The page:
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patterns!Beyond TV Lines -- Using Patterns

In this tutorial, we will go through several ways to use patterns in Photoshop. As you work through this exercise, you will learn several useful techniques:

  • Using the Navigator palette.
  • Use the Color Picker.
  • Using the paintbrush/airbrush.
  • Defining a pattern.
  • Filling a selection with a pattern.
  • Using layers.
  • Using layer effects.

If, as you are working through this or any of my tutorials, you see something that is in purple, you can click on it for further clarification. This will take you to my "Wait! Start from the Beginning!" page and to that particular topic.

1. File -> New ... and make your canvas 500x500. (Size does not matter here really.) 

For the foreground color for my pattern, I'm going to use gold and my favorite hue to use for gold is one I call BEAD90. That is the hexadecimal code for it and I can remember it easily (mostly because I have written that number on my monitor). 

2. Click your color swatch in your toolbar. If a box comes up that says "Custom Color" instead of "Color Picker", as mine does to the right, then click the "Picker" button on the box that does come up. Now at the bottom of that box, uncheck "only web colors". (Web colors gives you a limited palette of colors that are visible to browsers to display 8-bit images.) If you want to use my gold, down at the bottom where it says #______, type in bead90. 

Note: Versions prior to v. 5.5 do not have the "Only Web Colors or the place to type in your color number. Just choose a dark tan like mine. Click for more on colors.

Click this to see it larger.

3. Click your Navigator tab to bring up your Navigator Palette.  Pull the slider at the bottom to the right to zoom in. Zoom to about 400% so you can get a good precise pattern here.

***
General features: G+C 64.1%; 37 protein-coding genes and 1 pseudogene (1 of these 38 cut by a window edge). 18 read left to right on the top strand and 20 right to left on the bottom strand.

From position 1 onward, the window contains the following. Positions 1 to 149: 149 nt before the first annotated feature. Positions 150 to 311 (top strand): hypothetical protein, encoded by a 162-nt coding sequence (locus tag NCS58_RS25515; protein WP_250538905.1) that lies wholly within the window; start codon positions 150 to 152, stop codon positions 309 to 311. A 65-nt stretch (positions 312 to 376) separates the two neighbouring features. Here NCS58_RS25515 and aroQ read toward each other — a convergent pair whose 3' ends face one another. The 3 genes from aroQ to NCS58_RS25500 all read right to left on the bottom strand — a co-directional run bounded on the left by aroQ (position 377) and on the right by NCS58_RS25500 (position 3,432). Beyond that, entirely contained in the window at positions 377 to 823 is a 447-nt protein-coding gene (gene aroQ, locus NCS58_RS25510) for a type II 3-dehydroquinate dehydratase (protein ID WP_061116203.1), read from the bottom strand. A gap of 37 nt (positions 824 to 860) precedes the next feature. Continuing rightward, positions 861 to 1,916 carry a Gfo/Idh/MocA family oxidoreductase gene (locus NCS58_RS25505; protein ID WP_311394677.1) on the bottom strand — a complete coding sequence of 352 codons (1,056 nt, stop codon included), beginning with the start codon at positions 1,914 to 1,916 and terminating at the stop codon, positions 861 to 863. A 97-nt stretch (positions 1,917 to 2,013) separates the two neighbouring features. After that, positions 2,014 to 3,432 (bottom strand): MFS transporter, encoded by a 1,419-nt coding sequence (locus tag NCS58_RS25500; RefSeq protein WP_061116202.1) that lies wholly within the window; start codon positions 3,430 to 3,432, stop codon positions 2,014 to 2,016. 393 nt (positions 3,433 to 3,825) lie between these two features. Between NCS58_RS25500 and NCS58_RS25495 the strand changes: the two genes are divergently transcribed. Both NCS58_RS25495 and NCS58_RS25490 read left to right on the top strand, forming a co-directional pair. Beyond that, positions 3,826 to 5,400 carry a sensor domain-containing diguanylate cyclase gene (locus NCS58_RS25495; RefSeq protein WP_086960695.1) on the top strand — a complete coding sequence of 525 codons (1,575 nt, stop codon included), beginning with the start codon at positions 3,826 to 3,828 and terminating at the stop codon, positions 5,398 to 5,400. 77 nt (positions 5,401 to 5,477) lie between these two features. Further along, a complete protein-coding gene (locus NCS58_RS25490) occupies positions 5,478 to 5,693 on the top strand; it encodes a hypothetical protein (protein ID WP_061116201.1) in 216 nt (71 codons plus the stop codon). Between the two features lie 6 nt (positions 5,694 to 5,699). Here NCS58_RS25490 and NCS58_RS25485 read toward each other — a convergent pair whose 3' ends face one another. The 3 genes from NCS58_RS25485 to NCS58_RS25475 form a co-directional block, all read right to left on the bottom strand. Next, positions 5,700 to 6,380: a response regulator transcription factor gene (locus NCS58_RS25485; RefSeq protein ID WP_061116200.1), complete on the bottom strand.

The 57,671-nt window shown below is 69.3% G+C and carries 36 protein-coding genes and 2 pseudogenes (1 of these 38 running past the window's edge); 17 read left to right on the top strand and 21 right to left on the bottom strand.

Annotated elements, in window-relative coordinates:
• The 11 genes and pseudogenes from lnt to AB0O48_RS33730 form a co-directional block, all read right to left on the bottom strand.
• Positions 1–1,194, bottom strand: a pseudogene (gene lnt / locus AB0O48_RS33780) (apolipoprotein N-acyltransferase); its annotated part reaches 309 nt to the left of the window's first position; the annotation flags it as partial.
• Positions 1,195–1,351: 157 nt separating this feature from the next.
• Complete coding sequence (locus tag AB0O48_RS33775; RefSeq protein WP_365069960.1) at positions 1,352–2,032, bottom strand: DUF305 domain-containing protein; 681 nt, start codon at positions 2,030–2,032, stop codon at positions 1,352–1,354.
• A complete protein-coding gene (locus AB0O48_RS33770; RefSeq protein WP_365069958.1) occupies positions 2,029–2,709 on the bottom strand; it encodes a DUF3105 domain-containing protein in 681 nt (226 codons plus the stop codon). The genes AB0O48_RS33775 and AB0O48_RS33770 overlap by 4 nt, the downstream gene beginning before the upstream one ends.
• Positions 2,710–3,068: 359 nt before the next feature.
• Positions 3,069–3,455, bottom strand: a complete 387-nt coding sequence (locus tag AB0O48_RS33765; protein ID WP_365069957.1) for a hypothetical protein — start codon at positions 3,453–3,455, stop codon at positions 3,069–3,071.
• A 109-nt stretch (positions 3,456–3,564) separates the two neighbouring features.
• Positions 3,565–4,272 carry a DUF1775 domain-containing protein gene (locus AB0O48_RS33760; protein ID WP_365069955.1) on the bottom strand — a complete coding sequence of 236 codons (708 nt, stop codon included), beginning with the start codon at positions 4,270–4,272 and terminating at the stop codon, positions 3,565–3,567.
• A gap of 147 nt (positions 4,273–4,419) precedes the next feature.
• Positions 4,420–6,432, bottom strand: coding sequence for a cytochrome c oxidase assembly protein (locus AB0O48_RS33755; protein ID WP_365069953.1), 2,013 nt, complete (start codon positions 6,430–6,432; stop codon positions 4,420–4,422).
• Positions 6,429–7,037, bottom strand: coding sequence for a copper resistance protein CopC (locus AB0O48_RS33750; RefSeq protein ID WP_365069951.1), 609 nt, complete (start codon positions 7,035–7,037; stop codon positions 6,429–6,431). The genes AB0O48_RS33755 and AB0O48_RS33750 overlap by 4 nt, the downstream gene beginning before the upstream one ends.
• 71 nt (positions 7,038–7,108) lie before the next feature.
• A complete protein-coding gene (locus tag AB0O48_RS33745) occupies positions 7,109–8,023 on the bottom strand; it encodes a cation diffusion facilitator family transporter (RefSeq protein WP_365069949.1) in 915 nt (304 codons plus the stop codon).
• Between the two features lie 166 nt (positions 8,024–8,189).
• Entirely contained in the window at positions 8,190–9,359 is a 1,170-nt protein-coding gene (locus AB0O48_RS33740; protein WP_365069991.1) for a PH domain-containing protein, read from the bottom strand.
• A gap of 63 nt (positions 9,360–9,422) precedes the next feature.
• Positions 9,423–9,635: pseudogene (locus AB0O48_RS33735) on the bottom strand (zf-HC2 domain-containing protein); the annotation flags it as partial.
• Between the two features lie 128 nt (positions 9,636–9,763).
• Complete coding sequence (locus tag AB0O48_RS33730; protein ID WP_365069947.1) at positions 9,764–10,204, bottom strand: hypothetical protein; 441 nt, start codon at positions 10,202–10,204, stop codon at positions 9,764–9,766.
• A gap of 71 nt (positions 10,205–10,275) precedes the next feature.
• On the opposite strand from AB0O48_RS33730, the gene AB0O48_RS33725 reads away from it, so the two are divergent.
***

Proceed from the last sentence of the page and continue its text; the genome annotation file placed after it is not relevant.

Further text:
(Notice that the square inside the white area gets smaller as you zoom in. Hover over it. What happens to your pointer? Click that now and drag it around to see what happens.)

4. Choose a brush from your brushes palette.   I'm using the double circle one. If you don't have this brush, you have not unpacked it from your Goodies folder!   

(For Version 6, click here to see how to load more brushes.)

5. Make a new layer by clicking the new layer icon at the bottom of the layers palette. Select your airbrush in your toolbar and then hold it to your canvas making a blob like this.

 

File -> Save As .. and think of a name for your project. Leave it in .psd format.

6. Using your rectangular marquee, make a square selection around your circle as i have here. Hold the shift key as you drag to make it a perfect square. 

7. Keep in mind that ANYTHING you see inside your square will be part of your pattern. If you don't want a white background for your pattern, click the eye in your background layer to make it invisible. 

8. Edit -> Define Pattern. Ctrl-d to deselect. Turn off the eye for the layer where you made your pattern or you can drag it to the trashcan in the layers palette if you want to.